The Legal English language exam sector has two broad areas: assessment for lawyers (practising in a setting where they need a second language), and court interpreters, who are translating and interpreting for speakers of languages other than those used by the courts and police services of the country concerned.
Demand from England-based law firms has seen the development of the Test of Legal English Skills (TOLES) exam suite. Interestingly, the UK Solicitor’s Regulation Authority does not yet require candidates to provide separate evidence of English language skills.
Q: Clearly there are examples of malpractice within assessment practice, whether this is digitally enabled or not. Do you think the risk of this should hinder innovation within the sector?
A: There are different risk and resource profiles for traditional paper delivery versus on-screen delivery. Some exam owners believe the challenge is how to deliver a standardised assessment in geographies which have differing cultural norms to Western societies, regarding exam coaching and exam delivery. Having said that, there is no doubt that Western societies are also affected.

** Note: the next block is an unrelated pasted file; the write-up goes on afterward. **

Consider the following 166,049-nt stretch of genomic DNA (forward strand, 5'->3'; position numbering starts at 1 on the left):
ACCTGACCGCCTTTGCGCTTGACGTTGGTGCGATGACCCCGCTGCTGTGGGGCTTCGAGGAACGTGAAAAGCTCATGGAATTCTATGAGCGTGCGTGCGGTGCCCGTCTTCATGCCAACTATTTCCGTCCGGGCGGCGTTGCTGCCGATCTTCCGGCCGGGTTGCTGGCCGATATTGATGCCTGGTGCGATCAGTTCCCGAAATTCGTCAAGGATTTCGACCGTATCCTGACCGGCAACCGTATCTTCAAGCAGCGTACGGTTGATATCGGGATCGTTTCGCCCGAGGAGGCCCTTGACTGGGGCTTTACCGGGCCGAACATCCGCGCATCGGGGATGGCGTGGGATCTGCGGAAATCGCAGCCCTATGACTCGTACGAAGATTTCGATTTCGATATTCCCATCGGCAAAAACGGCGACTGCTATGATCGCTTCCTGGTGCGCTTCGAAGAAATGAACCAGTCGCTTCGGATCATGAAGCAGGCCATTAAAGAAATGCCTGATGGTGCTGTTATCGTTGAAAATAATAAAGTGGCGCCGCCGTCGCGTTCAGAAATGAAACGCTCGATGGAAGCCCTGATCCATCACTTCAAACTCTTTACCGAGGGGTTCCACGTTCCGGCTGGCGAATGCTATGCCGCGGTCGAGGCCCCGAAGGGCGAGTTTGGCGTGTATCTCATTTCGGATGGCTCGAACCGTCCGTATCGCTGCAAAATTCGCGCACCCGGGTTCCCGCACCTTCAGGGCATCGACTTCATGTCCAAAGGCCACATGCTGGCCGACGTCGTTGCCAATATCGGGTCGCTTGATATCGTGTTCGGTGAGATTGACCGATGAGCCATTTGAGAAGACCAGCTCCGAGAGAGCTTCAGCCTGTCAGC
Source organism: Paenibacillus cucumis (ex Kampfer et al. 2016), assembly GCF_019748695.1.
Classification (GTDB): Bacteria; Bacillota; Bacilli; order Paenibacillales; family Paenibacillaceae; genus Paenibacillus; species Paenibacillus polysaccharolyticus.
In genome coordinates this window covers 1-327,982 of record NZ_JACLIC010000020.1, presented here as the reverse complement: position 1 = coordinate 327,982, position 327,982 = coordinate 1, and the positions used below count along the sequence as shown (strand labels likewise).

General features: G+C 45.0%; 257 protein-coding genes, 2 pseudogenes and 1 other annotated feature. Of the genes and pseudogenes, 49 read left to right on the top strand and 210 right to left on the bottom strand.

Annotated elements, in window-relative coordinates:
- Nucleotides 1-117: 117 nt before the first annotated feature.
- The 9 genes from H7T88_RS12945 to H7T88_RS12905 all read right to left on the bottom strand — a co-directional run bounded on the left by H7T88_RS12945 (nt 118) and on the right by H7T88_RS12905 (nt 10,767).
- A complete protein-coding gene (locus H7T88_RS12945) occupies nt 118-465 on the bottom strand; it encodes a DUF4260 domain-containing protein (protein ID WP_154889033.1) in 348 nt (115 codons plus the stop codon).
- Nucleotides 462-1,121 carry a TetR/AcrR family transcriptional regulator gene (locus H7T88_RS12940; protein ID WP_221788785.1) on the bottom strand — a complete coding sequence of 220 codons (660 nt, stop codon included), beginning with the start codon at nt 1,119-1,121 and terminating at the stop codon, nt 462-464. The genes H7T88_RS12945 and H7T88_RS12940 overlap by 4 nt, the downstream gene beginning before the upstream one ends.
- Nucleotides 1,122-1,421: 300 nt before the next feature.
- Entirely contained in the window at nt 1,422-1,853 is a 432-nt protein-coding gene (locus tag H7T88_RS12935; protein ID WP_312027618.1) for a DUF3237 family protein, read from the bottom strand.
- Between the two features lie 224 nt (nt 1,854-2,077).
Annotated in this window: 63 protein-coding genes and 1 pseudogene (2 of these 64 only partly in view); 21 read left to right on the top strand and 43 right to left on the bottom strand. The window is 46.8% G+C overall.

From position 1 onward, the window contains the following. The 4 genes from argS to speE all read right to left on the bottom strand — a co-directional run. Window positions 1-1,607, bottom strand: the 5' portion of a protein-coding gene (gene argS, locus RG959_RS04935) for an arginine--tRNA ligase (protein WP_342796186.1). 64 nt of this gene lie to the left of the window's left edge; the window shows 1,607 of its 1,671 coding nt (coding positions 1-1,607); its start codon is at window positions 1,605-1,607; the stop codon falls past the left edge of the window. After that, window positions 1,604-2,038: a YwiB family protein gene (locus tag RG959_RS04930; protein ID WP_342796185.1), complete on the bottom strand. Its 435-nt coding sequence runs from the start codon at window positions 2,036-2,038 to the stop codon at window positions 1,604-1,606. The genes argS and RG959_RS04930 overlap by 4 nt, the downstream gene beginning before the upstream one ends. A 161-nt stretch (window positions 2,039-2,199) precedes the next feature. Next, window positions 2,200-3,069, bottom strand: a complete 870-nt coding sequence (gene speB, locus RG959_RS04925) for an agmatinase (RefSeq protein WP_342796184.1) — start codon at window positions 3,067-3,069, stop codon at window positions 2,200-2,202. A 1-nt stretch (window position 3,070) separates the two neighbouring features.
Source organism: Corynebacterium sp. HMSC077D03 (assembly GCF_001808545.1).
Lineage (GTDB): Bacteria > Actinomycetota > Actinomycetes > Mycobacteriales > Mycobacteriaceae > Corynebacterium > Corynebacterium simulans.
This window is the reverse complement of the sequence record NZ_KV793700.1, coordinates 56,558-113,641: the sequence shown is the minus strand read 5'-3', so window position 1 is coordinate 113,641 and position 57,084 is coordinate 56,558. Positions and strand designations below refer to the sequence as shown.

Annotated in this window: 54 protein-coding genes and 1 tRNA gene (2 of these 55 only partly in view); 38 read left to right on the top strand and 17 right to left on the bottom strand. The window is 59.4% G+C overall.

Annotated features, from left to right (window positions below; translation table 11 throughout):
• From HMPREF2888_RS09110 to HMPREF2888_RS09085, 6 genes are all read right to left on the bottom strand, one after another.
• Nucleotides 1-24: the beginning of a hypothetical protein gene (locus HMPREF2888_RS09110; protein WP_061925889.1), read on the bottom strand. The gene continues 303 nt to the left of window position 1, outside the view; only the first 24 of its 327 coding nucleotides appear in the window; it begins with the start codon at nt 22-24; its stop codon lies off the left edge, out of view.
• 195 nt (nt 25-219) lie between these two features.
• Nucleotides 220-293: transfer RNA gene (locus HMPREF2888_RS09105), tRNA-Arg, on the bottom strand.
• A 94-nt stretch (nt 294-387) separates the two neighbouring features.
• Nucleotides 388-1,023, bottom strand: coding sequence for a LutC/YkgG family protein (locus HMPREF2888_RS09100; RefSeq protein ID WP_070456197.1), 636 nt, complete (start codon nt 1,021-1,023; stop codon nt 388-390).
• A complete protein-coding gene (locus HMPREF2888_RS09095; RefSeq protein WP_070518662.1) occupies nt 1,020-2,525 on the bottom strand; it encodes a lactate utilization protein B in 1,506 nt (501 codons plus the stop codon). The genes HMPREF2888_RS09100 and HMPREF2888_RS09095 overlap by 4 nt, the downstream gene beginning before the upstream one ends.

Many solution providers and commentators run the risk of continuing to flag malpractice, without providing solutions, many of which use common consumer-grade technology layers. The fear is that exam owners become numb to the constant ‘noise’ of malpractice, accepting it as an occupational hazard.
Anyone with an interest in malpractice should pre-order Professor Phillip Dawson’s book “Defending Assessment Security in a Digital World” to comprehend the extent of the problem(s), and the proactive, principles-based approaches available.